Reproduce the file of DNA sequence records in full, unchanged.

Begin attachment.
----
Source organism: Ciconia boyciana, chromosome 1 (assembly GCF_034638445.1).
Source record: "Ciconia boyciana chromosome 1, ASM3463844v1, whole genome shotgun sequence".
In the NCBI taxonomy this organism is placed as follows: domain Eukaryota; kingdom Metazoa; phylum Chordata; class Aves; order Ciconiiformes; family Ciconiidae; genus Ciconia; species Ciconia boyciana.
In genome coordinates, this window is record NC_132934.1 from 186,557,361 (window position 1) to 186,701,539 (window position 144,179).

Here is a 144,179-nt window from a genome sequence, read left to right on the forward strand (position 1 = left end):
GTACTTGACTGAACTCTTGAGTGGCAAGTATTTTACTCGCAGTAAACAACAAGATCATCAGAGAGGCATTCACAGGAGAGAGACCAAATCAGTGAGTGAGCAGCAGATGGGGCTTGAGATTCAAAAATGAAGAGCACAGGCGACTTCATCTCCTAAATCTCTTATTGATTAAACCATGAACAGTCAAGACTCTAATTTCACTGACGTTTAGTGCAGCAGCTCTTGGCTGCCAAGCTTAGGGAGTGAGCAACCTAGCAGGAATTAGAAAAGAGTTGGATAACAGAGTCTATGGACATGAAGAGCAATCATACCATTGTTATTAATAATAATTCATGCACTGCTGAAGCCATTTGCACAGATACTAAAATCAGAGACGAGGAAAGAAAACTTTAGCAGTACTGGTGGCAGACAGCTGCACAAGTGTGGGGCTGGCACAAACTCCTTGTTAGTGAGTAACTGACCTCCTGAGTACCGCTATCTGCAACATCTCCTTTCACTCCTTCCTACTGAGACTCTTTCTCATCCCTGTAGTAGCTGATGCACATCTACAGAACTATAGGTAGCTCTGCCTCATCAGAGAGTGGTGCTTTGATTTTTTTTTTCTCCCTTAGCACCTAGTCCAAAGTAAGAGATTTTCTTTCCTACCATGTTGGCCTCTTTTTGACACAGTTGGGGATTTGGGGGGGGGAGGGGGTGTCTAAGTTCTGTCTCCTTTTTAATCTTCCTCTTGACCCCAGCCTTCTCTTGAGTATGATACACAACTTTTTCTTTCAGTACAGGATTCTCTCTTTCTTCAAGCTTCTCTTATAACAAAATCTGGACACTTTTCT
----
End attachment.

Source organism: Ciconia boyciana, chromosome 1 (assembly GCF_034638445.1).
Source record: "Ciconia boyciana chromosome 1, ASM3463844v1, whole genome shotgun sequence".
In the NCBI taxonomy this organism is placed as follows: domain Eukaryota; kingdom Metazoa; phylum Chordata; class Aves; order Ciconiiformes; family Ciconiidae; genus Ciconia; species Ciconia boyciana.
In genome coordinates, this window is record NC_132934.1 from 186,557,361 (window position 1) to 186,701,539 (window position 144,179).

Here is a 144,179-nt window from a genome sequence, read left to right on the forward strand (position 1 = left end):
GTACTTGACTGAACTCTTGAGTGGCAAGTATTTTACTCGCAGTAAACAACAAGATCATCAGAGAGGCATTCACAGGAGAGAGACCAAATCAGTGAGTGAGCAGCAGATGGGGCTTGAGATTCAAAAATGAAGAGCACAGGCGACTTCATCTCCTAAATCTCTTATTGATTAAACCATGAACAGTCAAGACTCTAATTTCACTGACGTTTAGTGCAGCAGCTCTTGGCTGCCAAGCTTAGGGAGTGAGCAACCTAGCAGGAATTAGAAAAGAGTTGGATAACAGAGTCTATGGACATGAAGAGCAATCATACCATTGTTATTAATAATAATTCATGCACTGCTGAAGCCATTTGCACAGATACTAAAATCAGAGACGAGGAAAGAAAACTTTAGCAGTACTGGTGGCAGACAGCTGCACAAGTGTGGGGCTGGCACAAACTCCTTGTTAGTGAGTAACTGACCTCCTGAGTACCGCTATCTGCAACATCTCCTTTCACTCCTTCCTACTGAGACTCTTTCTCATCCCTGTAGTAGCTGATGCACATCTACAGAACTATAGGTAGCTCTGCCTCATCAGAGAGTGGTGCTTTGATTTTTTTTTTCTCCCTTAGCACCTAGTCCAAAGTAAGAGATTTTCTTTCCTACCATGTTGGCCTCTTTTTGACACAGTTGGGGATTTGGGGGGGGGAGGGGGTGTCTAAGTTCTGTCTCCTTTTTAATCTTCCTCTTGACCCCAGCCTTCTCTTGAGTATGATACACAACTTTTTCTTTCAGTACAGGATTCTCTCTTTCTTCAAGCTTCTCTTATAACAAAATCTGGACACTTTTCT